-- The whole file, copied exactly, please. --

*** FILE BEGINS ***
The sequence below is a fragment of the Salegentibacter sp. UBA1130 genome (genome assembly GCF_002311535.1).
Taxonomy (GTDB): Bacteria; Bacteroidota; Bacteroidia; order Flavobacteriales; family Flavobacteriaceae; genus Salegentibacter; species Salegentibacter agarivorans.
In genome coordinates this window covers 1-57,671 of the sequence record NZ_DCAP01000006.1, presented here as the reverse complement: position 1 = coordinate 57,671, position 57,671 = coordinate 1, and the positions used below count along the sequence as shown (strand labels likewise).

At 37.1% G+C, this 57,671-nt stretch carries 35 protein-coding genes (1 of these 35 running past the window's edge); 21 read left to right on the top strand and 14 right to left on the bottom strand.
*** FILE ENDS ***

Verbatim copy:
The sequence below is a fragment of the Salegentibacter sp. UBA1130 genome (genome assembly GCF_002311535.1).
Taxonomy (GTDB): Bacteria; Bacteroidota; Bacteroidia; order Flavobacteriales; family Flavobacteriaceae; genus Salegentibacter; species Salegentibacter agarivorans.
In genome coordinates this window covers 1-57,671 of the sequence record NZ_DCAP01000006.1, presented here as the reverse complement: position 1 = coordinate 57,671, position 57,671 = coordinate 1, and the positions used below count along the sequence as shown (strand labels likewise).

At 37.1% G+C, this 57,671-nt stretch carries 35 protein-coding genes (1 of these 35 running past the window's edge); 21 read left to right on the top strand and 14 right to left on the bottom strand.